Extremism in context

CNN’s Reliable Sources from Sunday details some of the general problems or opportunities with media coverage in Egypt. Host Howard Kurtz and his guests discuss everything from Al Jazeera being shut down in Egypt to how reporters are dodging bullets with protesters being felled all around. The closure of foreign bureaus means that those hungry for news have been tuning into Al Jazeera English, which focuses on Middle East coverage. Tmatt already looked at one ghost in the coverage — the fate of Egypt’s Christian community.

The story that grew in importance over the weekend is the opposition role of the Muslim Brotherhood. The Islamist group took a more public stance and that worried those who hope for a budding democracy. Anthony Shadid and David Kirkpatrick had a helpful piece in the New York Times. Aren’t you glad Kirkpatrick went over to Egypt some months back? I was hoping to see his byline on some of these stories. Here’s how the reporters explained the significance of what’s going on:

CAIRO — Egypt’s powerful Muslim Brotherhood and the secular opposition banded together Sunday around a prominent government critic to negotiate for forces seeking the fall of President Hosni Mubarak, as the army struggled to hold a capital seized by fears of chaos and buoyed by euphoria that three decades of Mr. Mubarak’s rule may be coming to an end.

This “prominent government critic” is none other than Mohamed ElBaradei, someone who inspires dramatically different feelings among Egyptians. I was somewhat surprised to see his name bandied about considering that I know he has a bit of a “carpetbagger” image among various Egyptian groups. This article did a great job of quickly explaining why he was in the mix:

Though lacking deep support on his own, Dr. ElBaradei, a Nobel laureate and diplomat, could serve as a consensus figure for a movement that has struggled to articulate a program for a potential transition. It suggested, too, that the opposition was aware of the uprising’s image abroad, putting forth a candidate who might be more acceptable to the West than beloved in Egypt.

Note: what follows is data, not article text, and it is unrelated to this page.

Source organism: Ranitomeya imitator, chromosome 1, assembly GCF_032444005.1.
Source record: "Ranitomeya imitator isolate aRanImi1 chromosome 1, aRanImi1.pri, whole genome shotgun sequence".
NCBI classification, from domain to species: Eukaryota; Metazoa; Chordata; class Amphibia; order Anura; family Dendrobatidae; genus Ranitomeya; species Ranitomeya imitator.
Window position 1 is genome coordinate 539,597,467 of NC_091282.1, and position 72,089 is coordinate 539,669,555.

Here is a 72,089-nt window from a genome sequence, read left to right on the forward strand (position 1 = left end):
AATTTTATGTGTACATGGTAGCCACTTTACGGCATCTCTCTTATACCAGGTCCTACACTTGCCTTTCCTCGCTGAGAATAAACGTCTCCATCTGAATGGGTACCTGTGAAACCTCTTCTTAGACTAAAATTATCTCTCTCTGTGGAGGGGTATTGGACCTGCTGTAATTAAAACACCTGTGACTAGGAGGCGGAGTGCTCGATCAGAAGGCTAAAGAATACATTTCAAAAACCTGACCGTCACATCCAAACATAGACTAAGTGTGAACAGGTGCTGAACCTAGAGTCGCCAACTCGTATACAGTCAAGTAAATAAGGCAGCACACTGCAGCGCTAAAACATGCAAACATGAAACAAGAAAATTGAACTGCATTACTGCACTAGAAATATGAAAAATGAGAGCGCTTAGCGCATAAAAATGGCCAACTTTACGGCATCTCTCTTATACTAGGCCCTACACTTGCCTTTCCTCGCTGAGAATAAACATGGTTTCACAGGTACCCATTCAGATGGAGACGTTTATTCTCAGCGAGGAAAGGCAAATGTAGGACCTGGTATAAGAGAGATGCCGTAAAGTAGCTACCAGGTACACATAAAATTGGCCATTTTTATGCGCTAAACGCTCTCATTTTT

And not just that, but the article got the perspective of the Muslim Brotherhood:

“We’re supporting ElBaradei to lead the path to change,” Mr. Beltagui said as he joined him in Liberation Square. “The Brotherhood realizes the sensitivities, especially in the West, towards the Islamists, and we’re not keen to be at the forefront.”

For his part, ElBaradei told Christiane Amanpour on ABCNews’ This Week program:

“The Muslim Brotherhood is in no way extremist.”

More from that interview here. Now, there’s no question that the Brotherhood — though working overtime in recent years to improve its image — is a powerful Islamist force. And yes, it would have been nice to see Amanpour press him on this point. (On that note, my favorite part about Al Jazeera English is the way they press all their guests. It’s a refreshing change from watching the deference U.S. media shows to many government guests.) But is El Baradei wrong? Many Egyptians — particularly the ones not trying to work with the Muslim Brotherhood to gain power — would say he is. But I was thinking of one statistic from that Pew Global report from last year: